The Bureau of Energy Efficiency (BEE) in India will soon be initiating a massive undertaking for the country's energy consumption. They plan to bring in 400 million compact fluorescent light bulbs
in an effort to replace as many incandescent light bulbs as possible. If all 400 million CFLs each replaced an incandescent, the reduction in energy consumption would be astounding.
Energy Efficient, Environment-Friendly
This reduction in energy consumption would prevent an estimated 40 million tons of carbon pollution from entering the atmosphere each year. You may wonder why India is purchasing so many compact fluorescent light bulbs all at once; it's mostly because until now CFLs were very expensive in India. Now there are government plans and deals which have provided subsidies and significantly reduced the price of compact fluorescent light bulbs, to the tune of about 75% less.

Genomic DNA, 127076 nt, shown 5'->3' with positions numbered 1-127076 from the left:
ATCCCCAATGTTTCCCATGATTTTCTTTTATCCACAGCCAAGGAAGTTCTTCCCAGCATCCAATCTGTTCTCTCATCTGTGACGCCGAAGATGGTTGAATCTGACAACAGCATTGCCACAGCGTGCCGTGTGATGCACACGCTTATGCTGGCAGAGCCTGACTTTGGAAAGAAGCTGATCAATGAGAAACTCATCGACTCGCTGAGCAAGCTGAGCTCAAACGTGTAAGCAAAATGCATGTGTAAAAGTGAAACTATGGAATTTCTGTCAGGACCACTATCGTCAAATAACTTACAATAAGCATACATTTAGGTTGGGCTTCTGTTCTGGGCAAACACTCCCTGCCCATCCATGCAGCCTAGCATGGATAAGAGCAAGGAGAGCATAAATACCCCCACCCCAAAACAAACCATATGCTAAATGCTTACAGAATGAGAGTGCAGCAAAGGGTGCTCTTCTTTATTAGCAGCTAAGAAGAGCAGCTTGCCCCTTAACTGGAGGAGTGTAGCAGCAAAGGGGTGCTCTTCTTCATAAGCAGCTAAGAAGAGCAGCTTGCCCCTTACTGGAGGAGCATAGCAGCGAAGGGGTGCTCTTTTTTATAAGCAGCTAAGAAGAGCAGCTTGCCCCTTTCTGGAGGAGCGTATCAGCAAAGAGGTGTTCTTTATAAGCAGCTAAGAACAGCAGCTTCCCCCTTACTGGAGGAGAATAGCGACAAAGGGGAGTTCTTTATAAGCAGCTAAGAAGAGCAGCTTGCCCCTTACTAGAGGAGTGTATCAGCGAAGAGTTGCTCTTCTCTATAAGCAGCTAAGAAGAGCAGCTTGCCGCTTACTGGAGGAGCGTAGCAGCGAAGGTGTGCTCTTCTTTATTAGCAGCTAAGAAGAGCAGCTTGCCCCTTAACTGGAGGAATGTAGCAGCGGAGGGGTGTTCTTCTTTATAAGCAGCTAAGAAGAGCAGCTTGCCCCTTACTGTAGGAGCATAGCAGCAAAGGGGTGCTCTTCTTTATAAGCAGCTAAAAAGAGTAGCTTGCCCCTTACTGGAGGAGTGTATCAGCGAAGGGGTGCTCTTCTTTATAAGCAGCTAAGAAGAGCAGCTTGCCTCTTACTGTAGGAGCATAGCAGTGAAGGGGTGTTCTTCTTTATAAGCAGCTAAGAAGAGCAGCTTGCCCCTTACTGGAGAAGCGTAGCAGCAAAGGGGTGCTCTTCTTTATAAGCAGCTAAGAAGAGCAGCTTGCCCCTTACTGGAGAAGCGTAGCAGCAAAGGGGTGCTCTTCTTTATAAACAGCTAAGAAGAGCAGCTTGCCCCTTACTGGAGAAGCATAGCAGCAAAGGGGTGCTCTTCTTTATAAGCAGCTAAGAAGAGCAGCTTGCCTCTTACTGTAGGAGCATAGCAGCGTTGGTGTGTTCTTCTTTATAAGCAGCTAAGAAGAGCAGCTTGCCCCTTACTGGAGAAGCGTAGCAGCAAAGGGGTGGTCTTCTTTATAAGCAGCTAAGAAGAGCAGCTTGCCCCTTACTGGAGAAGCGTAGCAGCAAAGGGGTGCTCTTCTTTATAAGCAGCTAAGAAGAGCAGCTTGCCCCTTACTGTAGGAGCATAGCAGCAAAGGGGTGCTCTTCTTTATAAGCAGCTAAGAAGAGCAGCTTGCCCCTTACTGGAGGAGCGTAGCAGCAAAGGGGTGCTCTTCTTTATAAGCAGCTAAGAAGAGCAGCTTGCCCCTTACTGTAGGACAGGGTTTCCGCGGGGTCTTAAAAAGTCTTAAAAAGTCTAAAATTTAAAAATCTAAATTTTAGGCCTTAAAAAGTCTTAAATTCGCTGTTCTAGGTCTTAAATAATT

The environmental benefits are not alone; every ton of carbon saved equals one "carbon certificate" awarded by the UN. These certificates are worth about 10-12 euros each on the international market as carbon credits. 40 million tons of carbon saved per year comes out to over 400 million euros in carbon credits! The carbon credits can be sold to companies needing to keep their increasing emissions legal in the eyes of the international community.
Investors in the project include power producers who are looking for greenhouse gas reduction certification required by the standards set forth by the European Union. Power distribution companies like North Delhi Power Limited (NDPL) are working on the project in India's capital, Delhi.
This is a great step in the direction of environmental improvement, but it must also be noted that 400 million compact fluorescent light bulbs equals many tons of mercury. It's very important that CFLs be disposed of and/or recycled properly. Never throw a CFL in the regular trash!